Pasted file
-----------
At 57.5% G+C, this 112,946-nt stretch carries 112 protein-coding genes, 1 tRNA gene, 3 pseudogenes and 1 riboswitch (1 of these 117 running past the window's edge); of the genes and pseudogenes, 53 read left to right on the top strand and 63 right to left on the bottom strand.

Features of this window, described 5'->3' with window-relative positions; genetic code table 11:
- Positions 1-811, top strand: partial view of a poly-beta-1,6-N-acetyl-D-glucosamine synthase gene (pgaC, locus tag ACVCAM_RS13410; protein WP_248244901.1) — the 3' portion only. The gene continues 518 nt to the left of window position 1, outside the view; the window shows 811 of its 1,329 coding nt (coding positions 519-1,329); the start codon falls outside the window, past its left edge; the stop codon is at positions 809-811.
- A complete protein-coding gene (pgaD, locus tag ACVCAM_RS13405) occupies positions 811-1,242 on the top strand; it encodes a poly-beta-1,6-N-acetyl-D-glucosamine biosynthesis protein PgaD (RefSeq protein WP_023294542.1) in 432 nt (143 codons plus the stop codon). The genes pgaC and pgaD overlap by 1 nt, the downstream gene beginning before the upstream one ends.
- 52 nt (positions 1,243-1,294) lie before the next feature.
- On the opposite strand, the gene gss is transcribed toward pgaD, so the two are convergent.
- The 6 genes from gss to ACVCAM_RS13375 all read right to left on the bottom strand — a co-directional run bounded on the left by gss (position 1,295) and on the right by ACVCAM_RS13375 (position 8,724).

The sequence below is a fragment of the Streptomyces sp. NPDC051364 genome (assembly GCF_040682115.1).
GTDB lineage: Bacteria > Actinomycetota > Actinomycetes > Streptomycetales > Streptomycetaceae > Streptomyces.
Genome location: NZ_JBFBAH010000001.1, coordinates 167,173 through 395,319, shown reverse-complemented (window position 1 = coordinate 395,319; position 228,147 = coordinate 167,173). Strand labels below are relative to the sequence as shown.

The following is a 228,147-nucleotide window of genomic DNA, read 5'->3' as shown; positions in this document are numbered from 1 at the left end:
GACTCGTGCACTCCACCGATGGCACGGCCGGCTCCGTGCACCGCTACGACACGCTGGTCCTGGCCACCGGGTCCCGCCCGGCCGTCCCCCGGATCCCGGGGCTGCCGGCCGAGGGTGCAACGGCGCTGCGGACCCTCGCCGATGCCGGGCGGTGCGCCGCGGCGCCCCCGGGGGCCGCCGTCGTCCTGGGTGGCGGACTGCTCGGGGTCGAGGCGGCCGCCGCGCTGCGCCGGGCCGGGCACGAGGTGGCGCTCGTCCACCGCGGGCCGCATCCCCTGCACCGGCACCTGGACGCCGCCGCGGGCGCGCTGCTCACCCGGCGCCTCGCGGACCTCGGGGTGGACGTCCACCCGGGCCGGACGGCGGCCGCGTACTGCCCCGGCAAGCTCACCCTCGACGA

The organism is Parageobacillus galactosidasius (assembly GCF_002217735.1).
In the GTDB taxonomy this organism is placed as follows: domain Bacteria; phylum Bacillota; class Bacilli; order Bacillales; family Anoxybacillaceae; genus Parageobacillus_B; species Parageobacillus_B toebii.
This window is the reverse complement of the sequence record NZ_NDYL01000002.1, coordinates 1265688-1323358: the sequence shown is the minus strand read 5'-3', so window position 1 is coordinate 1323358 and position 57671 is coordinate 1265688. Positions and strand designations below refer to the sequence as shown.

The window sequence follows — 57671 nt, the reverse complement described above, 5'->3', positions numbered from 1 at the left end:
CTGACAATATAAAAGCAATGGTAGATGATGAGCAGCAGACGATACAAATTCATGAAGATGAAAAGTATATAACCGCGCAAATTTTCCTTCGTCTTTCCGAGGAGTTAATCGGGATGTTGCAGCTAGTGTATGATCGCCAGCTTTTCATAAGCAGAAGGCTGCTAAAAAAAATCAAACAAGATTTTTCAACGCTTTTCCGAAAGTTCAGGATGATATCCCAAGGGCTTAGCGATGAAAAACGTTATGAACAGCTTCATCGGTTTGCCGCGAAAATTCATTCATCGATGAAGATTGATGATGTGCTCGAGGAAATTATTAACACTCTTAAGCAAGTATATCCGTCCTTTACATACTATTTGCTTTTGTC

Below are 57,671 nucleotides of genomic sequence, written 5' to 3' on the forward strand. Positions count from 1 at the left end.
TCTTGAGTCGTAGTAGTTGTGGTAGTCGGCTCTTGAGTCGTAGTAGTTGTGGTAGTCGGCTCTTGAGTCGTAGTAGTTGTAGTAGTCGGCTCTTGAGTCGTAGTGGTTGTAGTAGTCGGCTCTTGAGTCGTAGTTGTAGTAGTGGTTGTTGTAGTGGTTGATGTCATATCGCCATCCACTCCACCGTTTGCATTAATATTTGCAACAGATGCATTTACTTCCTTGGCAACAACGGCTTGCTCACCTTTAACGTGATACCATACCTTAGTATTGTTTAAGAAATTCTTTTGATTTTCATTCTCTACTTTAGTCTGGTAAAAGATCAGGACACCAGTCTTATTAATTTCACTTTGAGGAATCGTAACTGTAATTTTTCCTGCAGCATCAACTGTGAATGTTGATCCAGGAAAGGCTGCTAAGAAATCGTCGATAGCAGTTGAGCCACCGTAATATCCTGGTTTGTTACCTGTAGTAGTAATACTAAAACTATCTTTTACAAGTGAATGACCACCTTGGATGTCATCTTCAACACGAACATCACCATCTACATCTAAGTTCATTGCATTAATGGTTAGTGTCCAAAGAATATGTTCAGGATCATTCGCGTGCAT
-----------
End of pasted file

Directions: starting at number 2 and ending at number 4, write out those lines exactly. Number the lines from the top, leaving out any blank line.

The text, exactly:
Features of this window, described 5'->3' with window-relative positions; genetic code table 11:
- Positions 1-811, top strand: partial view of a poly-beta-1,6-N-acetyl-D-glucosamine synthase gene (pgaC, locus tag ACVCAM_RS13410; protein WP_248244901.1) — the 3' portion only. The gene continues 518 nt to the left of window position 1, outside the view; the window shows 811 of its 1,329 coding nt (coding positions 519-1,329); the start codon falls outside the window, past its left edge; the stop codon is at positions 809-811.
- A complete protein-coding gene (pgaD, locus tag ACVCAM_RS13405) occupies positions 811-1,242 on the top strand; it encodes a poly-beta-1,6-N-acetyl-D-glucosamine biosynthesis protein PgaD (RefSeq protein WP_023294542.1) in 432 nt (143 codons plus the stop codon). The genes pgaC and pgaD overlap by 1 nt, the downstream gene beginning before the upstream one ends.